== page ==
Writing Advice for Students
This is a list of advice for writing and reading philosophy compiled for undergraduate students.
- Angela Mendelovici's "Sample Philosophy Paper" -- This is a good example of what a paper in an introductory course in philosophy should strive to accomplish.
- MIT's "Pink Guide to Philosophy" -- This is a good and thorough guide to taking philosophy courses.
- Jim Pryor's Philosophy Guides -- Pryor's guides are a bit dated, but they provide a lot of good advice for students encountering philosophy for the first time.
- Philosophy Bakes Bread Podcast, episode #48: How to Read Philosophy -- This short episode of PBB explores an underrated reading technique: slowreading.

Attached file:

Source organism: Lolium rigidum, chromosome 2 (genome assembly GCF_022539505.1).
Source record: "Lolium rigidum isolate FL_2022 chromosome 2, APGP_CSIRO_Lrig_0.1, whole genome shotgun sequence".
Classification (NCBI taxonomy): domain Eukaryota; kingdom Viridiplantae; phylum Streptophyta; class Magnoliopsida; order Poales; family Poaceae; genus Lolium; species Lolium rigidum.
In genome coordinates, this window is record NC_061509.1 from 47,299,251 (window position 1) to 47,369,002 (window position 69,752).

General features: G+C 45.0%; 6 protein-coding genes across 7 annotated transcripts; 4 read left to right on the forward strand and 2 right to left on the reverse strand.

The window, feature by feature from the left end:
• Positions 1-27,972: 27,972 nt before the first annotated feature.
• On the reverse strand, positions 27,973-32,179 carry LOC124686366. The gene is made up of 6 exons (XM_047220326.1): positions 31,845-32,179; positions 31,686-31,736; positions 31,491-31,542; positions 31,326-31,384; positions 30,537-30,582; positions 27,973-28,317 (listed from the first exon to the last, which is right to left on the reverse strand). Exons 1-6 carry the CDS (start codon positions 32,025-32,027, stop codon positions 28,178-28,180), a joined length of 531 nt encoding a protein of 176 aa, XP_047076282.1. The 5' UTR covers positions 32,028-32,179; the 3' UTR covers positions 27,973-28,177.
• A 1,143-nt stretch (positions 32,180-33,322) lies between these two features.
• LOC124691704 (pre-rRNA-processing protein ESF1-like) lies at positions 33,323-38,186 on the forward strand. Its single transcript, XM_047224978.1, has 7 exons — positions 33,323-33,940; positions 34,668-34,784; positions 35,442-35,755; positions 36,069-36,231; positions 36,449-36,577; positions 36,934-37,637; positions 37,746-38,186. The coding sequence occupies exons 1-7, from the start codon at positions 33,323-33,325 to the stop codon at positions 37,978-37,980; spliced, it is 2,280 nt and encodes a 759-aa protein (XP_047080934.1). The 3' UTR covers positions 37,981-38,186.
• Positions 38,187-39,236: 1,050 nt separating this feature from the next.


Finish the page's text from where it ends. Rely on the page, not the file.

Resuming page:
- Purdue Online Writing Lab (OWL) -- The OWL is probably the best source for academic paper writing on the internet. There's even a whole section on argumentative essays that is really useful for philosophical writing.
- Argument Stoppers -- This is more for discussion boards than essays, but these are phrases that show up in essays a lot as well. Avoid using argument stoppers!
- Rules for History of Philosophy -- This is another somewhat specialized source, but it contains lots of really good policies and heuristics for doing (and writing!) philosophy well.
- Philosophy Study Guide -- There are a lot of guides like this one floating around. They generally appeal to the same kinds of considerations: philosophy is hard, try to be clear, try to be charitable, etc.